This fantastic product was created for automobile care, but it also works wonders on composite kayaks. It smooths out surface scratches, eliminates surface stains, and leaves a nice glossy finish with a protective layer.

Fill a bucket halfway with water and add a few drops of soap solution. Following that, you’ll want to clean your kayak on a clean, flat surface. You can use a rack if you have a kayak stand; otherwise, a deck or lawn will suffice.

Rinse the kayak thoroughly with a garden hose to remove surface dirt, pollen, and sea salt residue, among other contaminants. Soak a sponge in a solution of soap and water while the kayak is still wet. Always avoid using the sponge’s abrasive side. This can result in the darkening of the gelcoat surface and permanent swirl/scratch marks. In a solution of soap and water, wash the entire kayak. This method effectively removes embedded dirt and debris, as well as minor surface stains.

After rinsing the kayak’s surface with the water and soap solution, rinse it once more with a garden hose to remove any remaining dirt. Allow the kayak to dry naturally or dry it with a towel.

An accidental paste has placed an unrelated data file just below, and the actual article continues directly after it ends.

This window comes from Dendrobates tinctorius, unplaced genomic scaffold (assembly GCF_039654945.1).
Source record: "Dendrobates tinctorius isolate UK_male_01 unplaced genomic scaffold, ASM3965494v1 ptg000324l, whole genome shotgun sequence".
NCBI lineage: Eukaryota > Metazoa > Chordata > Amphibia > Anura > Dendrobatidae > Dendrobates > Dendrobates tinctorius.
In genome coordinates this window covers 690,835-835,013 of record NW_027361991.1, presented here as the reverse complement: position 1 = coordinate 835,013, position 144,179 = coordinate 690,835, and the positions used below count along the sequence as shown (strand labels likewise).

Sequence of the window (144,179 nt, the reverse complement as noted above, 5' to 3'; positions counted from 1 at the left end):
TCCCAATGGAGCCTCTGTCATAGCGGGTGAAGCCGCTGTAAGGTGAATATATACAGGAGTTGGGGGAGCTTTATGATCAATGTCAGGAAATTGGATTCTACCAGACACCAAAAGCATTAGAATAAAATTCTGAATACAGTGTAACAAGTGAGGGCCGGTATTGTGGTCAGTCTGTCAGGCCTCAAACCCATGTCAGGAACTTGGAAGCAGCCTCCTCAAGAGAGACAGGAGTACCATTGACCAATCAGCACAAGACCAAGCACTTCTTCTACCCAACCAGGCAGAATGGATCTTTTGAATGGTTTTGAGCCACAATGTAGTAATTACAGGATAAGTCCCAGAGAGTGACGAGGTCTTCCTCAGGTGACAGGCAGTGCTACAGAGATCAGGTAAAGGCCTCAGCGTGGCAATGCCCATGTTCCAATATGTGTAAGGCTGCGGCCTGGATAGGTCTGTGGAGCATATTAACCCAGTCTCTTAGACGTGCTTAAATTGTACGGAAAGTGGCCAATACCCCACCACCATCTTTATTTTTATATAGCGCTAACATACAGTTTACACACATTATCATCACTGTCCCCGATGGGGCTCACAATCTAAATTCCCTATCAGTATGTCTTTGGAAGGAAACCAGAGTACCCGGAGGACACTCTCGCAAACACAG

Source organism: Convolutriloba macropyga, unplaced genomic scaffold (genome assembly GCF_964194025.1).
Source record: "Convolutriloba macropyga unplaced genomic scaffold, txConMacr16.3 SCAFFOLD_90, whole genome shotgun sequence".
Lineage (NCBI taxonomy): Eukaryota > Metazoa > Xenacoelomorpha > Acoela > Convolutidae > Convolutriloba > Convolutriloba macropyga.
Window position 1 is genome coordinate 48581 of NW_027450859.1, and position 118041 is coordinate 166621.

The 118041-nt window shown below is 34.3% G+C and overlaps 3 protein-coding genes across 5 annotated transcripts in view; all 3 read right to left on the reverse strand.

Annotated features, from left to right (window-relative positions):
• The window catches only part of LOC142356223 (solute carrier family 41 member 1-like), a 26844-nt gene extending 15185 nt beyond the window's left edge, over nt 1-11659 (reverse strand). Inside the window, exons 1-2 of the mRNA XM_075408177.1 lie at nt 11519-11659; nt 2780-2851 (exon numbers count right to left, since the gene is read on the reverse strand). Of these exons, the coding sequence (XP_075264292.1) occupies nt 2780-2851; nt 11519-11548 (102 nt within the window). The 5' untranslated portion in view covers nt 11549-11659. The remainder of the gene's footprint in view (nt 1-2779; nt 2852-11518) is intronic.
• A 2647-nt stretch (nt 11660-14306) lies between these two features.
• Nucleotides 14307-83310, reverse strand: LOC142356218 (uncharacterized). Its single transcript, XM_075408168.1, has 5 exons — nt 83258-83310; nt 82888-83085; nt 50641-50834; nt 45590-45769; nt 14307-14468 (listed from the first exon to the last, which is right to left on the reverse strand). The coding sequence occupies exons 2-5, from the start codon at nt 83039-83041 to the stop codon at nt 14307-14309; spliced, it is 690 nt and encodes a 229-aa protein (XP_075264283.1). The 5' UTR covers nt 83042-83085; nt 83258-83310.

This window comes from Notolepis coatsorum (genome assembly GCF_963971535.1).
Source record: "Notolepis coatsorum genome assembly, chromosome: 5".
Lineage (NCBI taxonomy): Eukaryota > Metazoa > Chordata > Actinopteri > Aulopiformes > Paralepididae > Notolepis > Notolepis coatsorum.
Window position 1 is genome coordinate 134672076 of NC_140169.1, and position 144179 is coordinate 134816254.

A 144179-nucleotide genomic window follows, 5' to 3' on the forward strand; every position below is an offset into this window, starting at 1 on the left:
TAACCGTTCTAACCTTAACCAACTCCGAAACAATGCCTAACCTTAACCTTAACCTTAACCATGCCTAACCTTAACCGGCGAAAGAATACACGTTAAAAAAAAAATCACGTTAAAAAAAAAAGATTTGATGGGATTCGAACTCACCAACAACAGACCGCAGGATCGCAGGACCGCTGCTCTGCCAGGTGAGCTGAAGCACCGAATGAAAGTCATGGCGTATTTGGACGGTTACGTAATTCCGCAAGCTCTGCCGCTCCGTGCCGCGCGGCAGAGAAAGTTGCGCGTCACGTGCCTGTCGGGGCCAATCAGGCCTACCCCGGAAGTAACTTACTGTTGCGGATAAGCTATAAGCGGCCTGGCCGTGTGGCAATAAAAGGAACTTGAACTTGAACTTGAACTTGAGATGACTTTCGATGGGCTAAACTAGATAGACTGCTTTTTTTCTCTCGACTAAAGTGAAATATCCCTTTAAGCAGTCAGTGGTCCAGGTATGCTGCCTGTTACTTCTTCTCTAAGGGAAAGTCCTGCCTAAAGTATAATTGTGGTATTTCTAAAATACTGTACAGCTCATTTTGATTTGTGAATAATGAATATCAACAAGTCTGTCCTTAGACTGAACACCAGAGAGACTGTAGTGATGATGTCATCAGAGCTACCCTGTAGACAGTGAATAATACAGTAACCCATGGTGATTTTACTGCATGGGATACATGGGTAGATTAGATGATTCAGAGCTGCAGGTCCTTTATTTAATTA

The following step is to clean the boat’s surface of any stubborn deep stains. Typically, these stains are caused by pond scum, algae, bird droppings, or rust. Turn the kayak over and inspect the entire hull for moisture – you don’t want any in the next step. Put on latex gloves and bring a fresh can of FSR.

As the contents of the FSR tend to separate, ensure that you shake it thoroughly. Apply FSR over the entire surface of the case with a clean sponge, terry cloth, or brush. Distribute evenly, with the goal of leaving a film on the gelcoat surface.

Allow 10 to 15 minutes after applying FSR for it to dry. As the surface dries, a misty film will form on it. Then, using a hose, repeat the process of cleaning the body.

Although this step should remove the majority of the FSR, I recommend wiping the surface clean with a soapy sponge. Nota bene: Although FSR is a relatively strong product that is not abrasive, it can cause skin irritation. Utilize caution and latex gloves when applying FSR.


Polishing/waxing is the subsequent step. When applied with a damp terry cloth, 3M cleaning wax works best. You can start with the hull or the deck, depending on your preference.